Chapter 64: On Constituting an Abbess (Cont.)
Once she has been constituted,
let the Abbess always bear in mind
what a burden she has undertaken
and to whom she will have to give an account of her stewardship,
and let her know that her duty is rather to profit her sisters
than to preside over them.
She must therefore be learned in the divine law,
that she may have a treasure of knowledge
from which to bring forth new things and old.
She must be chaste, sober and merciful.
Let her exalt mercy above judgment,
that she herself may obtain mercy.
She should hate vices;
she should love the sisterhood.
In administering correction
she should act prudently and not go to excess,
lest in seeking too eagerly to scrape off the rust
she break the vessel.
Let her keep her own frailty ever before her eyes
and remember that the bruised reed must not be broken.
By this we do not mean that she should allow vices to grow;
on the contrary, as we have already said,
she should eradicate them prudently and with charity,
in the way which may seem best in each case.
Let her study rather to be loved than to be feared.
Let her not be excitable and worried,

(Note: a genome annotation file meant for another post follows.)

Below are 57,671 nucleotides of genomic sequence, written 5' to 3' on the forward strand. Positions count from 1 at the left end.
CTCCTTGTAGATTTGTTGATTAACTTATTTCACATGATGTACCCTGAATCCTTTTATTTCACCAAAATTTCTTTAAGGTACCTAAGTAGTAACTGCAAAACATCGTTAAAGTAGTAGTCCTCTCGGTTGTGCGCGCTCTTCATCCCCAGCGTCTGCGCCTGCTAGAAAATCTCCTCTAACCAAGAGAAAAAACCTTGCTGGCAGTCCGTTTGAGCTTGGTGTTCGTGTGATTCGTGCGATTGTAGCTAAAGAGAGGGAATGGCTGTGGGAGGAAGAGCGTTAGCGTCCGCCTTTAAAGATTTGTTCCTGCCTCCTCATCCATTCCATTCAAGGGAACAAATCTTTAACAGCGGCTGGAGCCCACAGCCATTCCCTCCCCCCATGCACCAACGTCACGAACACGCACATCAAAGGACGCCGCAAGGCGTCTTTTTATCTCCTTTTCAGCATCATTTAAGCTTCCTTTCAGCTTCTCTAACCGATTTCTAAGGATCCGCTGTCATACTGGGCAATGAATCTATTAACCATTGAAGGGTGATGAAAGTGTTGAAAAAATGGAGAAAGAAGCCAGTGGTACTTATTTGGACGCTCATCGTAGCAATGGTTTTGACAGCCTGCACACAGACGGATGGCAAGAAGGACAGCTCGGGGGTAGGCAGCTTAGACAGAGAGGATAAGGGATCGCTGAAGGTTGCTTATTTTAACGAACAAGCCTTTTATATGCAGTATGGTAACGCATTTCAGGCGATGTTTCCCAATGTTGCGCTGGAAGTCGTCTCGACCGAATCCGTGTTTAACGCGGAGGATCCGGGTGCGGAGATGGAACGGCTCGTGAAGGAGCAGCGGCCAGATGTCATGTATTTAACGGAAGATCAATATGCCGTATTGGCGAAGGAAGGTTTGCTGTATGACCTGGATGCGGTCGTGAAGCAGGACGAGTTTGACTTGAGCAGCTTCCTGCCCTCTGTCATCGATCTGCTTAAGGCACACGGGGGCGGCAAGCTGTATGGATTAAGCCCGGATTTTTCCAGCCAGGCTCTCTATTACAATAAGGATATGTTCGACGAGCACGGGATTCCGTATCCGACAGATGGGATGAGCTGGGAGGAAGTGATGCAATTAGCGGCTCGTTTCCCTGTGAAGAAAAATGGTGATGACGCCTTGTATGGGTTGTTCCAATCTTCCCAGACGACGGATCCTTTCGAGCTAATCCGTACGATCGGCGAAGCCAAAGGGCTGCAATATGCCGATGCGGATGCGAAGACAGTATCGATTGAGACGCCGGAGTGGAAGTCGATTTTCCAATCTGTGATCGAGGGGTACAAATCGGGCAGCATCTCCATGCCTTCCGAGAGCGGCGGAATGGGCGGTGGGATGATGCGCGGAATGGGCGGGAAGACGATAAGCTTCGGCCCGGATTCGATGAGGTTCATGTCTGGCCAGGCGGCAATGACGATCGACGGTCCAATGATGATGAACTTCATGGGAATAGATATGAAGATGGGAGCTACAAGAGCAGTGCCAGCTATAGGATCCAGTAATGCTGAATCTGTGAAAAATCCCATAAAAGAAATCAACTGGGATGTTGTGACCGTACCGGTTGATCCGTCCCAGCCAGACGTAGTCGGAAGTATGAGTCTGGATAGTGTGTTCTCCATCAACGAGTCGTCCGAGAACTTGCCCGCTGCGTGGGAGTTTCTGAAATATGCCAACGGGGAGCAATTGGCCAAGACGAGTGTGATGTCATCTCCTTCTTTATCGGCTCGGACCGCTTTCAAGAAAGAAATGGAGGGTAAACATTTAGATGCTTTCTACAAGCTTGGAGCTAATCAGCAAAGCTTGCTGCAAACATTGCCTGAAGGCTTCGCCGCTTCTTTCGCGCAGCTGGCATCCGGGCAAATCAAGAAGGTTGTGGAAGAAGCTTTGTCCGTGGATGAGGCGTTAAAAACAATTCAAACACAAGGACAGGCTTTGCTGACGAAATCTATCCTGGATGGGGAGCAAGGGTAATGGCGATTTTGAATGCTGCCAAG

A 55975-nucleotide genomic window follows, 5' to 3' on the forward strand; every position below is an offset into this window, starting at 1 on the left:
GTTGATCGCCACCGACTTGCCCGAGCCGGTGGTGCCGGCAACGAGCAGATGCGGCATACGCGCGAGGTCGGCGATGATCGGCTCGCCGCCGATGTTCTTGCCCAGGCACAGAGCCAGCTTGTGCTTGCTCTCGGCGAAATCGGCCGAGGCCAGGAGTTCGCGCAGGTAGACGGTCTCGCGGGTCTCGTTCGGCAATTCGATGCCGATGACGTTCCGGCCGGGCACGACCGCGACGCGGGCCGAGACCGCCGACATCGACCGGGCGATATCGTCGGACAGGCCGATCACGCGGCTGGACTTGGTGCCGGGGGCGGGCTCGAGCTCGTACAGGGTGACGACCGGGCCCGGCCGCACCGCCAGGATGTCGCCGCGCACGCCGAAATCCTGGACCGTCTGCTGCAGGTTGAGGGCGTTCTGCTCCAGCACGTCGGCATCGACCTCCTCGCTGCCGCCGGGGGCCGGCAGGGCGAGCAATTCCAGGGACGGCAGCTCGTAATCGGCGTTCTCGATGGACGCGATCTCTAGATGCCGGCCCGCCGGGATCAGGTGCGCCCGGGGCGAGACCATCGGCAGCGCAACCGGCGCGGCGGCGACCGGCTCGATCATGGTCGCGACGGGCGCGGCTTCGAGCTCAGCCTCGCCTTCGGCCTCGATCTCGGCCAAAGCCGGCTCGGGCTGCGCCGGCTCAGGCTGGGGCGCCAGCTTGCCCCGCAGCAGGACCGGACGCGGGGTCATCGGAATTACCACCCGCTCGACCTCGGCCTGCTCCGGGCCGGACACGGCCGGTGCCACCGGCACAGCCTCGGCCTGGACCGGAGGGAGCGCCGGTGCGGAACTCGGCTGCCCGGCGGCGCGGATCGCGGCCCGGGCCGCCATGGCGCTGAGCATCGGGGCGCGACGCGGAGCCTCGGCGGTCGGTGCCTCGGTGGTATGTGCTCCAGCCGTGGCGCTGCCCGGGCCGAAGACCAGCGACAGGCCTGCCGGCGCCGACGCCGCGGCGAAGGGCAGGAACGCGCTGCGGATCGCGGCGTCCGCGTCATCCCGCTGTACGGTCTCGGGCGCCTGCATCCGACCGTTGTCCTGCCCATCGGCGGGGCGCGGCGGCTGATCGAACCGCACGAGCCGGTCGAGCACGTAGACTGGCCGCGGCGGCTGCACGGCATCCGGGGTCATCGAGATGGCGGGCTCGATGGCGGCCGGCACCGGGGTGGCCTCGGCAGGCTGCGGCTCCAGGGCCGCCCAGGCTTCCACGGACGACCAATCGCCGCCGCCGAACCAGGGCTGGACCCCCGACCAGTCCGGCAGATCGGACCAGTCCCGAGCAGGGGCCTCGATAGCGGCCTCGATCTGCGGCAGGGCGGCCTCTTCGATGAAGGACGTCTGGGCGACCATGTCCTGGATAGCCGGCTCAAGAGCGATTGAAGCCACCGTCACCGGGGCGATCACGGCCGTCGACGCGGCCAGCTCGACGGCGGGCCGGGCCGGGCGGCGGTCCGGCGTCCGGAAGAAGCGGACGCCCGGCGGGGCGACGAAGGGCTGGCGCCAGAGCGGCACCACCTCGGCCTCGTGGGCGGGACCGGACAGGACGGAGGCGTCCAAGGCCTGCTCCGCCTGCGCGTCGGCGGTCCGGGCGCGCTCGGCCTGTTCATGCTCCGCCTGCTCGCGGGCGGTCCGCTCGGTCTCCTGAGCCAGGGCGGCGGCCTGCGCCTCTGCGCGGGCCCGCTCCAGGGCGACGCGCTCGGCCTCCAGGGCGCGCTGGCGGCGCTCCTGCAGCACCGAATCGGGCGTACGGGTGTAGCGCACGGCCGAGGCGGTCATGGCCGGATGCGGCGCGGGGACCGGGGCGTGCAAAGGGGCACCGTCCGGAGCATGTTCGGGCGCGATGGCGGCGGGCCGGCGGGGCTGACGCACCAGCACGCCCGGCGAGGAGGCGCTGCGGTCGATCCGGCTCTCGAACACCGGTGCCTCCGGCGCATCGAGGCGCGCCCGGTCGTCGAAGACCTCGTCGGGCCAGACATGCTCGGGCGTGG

nor exacting and headstrong,
nor jealous and over-suspicious;
for then she is never at rest.
In her commands let her be prudent and considerate;
and whether the work which she enjoins
concerns God or the world,
let her be discreet and moderate,
bearing in mind the discretion of holy Jacob, who said,
“If I cause my flocks to be overdriven,
they will all die in one day.”
Taking this, then, and other examples of discretion,
the mother of virtues,
let her so temper all things
that the strong may have something to strive after,
and the weak may not fall back in dismay.
And especially let her keep this Rule in all its details,
so that after a good ministry
she may hear from the Lord what the good servant heard
who gave the fellow-servants wheat in due season:
“Indeed, I tell you, he will set that one over all his goods” (Matt. 24:27).